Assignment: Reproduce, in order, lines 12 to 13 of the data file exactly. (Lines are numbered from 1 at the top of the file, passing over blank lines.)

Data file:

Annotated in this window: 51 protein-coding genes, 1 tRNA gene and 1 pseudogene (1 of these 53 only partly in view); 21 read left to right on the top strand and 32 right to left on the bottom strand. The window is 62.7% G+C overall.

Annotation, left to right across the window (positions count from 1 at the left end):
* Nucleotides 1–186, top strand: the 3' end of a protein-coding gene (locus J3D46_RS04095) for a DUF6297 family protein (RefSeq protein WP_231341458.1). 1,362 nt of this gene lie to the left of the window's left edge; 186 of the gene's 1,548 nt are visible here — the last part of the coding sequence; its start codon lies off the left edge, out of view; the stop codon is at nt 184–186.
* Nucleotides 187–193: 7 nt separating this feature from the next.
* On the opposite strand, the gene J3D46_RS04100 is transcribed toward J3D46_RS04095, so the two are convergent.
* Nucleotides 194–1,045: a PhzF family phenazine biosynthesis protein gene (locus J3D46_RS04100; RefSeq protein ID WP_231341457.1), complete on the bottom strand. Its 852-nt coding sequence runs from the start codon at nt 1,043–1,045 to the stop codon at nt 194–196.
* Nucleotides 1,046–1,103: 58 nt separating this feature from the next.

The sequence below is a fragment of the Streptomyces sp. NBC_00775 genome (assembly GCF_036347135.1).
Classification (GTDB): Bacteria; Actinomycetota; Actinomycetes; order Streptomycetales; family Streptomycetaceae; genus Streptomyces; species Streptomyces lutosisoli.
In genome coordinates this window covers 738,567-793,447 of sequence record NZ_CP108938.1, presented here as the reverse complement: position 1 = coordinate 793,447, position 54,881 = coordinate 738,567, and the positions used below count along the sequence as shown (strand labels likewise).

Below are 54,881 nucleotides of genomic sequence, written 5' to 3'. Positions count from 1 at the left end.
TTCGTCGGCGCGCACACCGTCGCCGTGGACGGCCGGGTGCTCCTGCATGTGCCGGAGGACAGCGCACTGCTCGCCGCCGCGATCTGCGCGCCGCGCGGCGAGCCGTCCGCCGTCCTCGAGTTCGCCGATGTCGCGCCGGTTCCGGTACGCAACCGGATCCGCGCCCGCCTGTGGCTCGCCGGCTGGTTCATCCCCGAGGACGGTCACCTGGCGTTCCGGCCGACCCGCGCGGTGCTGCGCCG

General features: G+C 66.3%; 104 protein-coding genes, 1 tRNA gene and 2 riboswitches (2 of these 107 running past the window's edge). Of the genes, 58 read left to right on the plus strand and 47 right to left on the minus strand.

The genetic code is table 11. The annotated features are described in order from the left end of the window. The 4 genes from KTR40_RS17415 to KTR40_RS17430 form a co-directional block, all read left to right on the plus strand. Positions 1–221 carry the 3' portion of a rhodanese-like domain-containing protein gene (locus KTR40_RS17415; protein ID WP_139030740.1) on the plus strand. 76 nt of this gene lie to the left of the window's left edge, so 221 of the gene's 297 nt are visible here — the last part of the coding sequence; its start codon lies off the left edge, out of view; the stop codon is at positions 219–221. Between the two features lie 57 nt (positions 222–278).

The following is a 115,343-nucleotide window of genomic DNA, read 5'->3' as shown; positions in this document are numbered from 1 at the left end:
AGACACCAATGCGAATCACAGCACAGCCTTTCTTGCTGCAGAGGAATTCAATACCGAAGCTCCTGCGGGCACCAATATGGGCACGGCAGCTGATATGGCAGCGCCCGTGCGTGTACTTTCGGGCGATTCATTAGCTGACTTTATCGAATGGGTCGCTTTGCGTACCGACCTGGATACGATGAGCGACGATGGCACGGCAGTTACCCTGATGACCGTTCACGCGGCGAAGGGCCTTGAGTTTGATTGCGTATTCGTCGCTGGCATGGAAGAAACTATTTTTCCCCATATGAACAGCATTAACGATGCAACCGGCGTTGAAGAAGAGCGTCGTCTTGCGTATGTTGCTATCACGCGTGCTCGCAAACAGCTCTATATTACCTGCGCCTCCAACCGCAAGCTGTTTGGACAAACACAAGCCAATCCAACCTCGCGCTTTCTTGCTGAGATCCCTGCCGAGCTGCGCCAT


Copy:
TTCGTCGGCGCGCACACCGTCGCCGTGGACGGCCGGGTGCTCCTGCATGTGCCGGAGGACAGCGCACTGCTCGCCGCCGCGATCTGCGCGCCGCGCGGCGAGCCGTCCGCCGTCCTCGAGTTCGCCGATGTCGCGCCGGTTCCGGTACGCAACCGGATCCGCGCCCGCCTGTGGCTCGCCGGCTGGTTCATCCCCGAGGACGGTCACCTGGCGTTCCGGCCGACCCGCGCGGTGCTGCGCCG

General features: G+C 66.3%; 104 protein-coding genes, 1 tRNA gene and 2 riboswitches (2 of these 107 running past the window's edge). Of the genes, 58 read left to right on the plus strand and 47 right to left on the minus strand.